Museum of the American Gangster

This winner was designed to be a secret. The two-room museum dedicated to mobster crime in NYC lives directly above the infamous speakeasy Theater 80 St. Mark’s, which welcomed the likes of Al Capone and Frank Sinatra back in the day. Owner Lorcan Otway (read our interview with him; he's a fascinating guy) actually grew up in the speakeasy, and with your museum ticket comes an hour-long tour—sometimes led by Otway himself—focusing on hundreds of items that tell the story of New York gangsters, including seven .45-caliber bullets from the St. Valentine’s Day Massacre, sheet music of Prohibition-era songs, and classic tommy guns. 80 St. Mark’s Place (between First and Second Avenues), East Village
Photo courtesy of Museum of the American Gangster/Facebook

Dyckman Farmhouse Museum

Want to know how your New York ancestors lived in 1784? Visit the Dyckman Farmhouse, which completely preserves Colonial, rural life in the Big Apple. The Dyckman family helped collect objects from their relatives in order to show the house as it most nearly would have looked more than two centuries ago. Stroll the gardens, smokehouse, and original farmhouse to transport yourself back to a slower, simpler time. 4881 Broadway (between West 204th and 207th Streets), Inwood

Museum of Food and Drink

Food offers a platform to talk about many hot topics—politics, gender, immigration—and MOFAD’s rotating exhibitions explore these intersections of culture and cuisine well. Its current show, held in its 5,000-square-foot Lab, tackles the history of Chinese immigrants in the United States through the lens of food, highlighting the ways in which they used traditional cooking to connect to one another and how their cuisines were appropriated into mainstream American culture. 62 Bayard Street, Williamsburg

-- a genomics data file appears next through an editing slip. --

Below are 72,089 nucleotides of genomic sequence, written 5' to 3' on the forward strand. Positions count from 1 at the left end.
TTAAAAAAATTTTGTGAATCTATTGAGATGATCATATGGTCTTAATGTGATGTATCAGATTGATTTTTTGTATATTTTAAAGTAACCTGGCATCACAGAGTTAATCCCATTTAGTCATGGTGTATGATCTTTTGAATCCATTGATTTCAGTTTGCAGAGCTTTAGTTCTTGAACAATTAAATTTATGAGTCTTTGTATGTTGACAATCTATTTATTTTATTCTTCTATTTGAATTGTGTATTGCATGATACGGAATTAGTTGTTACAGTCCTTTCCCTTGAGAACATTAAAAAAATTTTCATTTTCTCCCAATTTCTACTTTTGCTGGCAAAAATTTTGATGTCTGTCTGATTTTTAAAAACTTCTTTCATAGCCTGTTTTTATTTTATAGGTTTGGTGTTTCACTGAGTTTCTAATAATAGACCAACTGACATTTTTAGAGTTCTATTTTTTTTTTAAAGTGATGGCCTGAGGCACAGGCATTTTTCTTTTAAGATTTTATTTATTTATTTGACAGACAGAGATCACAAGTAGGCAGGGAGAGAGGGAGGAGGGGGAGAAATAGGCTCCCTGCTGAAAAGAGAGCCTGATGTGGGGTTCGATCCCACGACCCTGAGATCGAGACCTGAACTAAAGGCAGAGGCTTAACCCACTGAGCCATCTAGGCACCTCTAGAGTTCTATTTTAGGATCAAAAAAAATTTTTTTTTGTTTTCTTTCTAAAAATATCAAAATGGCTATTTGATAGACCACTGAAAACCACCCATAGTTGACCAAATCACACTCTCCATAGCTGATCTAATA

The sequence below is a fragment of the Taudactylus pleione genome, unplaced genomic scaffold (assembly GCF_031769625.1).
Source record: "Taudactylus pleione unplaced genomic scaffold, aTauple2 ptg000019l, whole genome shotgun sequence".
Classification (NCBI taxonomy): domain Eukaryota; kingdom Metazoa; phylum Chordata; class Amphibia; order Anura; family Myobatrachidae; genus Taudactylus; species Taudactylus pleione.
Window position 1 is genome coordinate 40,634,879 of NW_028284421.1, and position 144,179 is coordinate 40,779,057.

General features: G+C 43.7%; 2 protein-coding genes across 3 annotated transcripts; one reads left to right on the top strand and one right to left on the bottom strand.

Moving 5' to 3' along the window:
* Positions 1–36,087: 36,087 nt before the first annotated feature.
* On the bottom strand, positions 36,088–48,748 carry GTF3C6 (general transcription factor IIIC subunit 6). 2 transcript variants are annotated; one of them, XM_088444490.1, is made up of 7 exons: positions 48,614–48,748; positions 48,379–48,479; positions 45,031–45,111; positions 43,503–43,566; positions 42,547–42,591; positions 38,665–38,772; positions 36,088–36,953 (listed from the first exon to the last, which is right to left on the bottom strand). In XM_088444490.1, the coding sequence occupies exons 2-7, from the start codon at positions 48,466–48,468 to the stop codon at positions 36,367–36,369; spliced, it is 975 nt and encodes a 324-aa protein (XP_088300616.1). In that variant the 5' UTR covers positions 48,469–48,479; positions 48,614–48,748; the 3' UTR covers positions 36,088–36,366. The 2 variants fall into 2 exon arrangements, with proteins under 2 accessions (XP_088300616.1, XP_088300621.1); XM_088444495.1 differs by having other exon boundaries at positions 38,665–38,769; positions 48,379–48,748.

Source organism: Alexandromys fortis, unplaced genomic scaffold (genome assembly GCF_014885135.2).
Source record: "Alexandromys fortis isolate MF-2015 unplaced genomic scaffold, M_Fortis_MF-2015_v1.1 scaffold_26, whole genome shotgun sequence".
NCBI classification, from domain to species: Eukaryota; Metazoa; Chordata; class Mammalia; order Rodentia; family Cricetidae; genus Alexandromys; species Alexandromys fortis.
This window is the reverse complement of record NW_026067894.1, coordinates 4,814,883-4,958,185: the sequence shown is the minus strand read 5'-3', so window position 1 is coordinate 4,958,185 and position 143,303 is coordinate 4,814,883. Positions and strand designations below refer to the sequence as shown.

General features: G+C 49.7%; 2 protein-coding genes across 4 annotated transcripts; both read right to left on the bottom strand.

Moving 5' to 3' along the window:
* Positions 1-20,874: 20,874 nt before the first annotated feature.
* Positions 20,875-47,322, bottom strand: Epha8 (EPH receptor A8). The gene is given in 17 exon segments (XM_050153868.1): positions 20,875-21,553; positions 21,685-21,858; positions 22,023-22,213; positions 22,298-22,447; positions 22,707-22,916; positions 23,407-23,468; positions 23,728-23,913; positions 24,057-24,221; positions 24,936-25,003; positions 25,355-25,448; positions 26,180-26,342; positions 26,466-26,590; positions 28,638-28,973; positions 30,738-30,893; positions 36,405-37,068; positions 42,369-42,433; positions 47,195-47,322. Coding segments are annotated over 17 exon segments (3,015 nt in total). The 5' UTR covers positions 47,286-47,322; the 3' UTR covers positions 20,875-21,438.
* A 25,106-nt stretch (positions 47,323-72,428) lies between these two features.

Photo by Francis Dzikowski/Courtesy of The Museum of Food and Drink 

Museum of Jewish Heritage

Even with my familial connection to the Holocaust (my grandfather was a survivor), I was totally unaware of this museum, which is dedicated to preserving the memory and history of survivors. Located at the tip of Manhattan, it is instantly recognizable thanks to its unique pyramid formation. The core exhibition surveys Jewish life through an immense collection of objects like diaries, contact sheets, and photographs, and each carries a personal story pertaining to the larger experience of Jews in the 20th and 21st centuries. The goal of the museum is to place the Holocaust in a larger historical perspective, detailing the events leading up to it and the means by which Jewish communities rebuilt afterward. 39 Battery Place (between Little West Street and First Place), Battery Park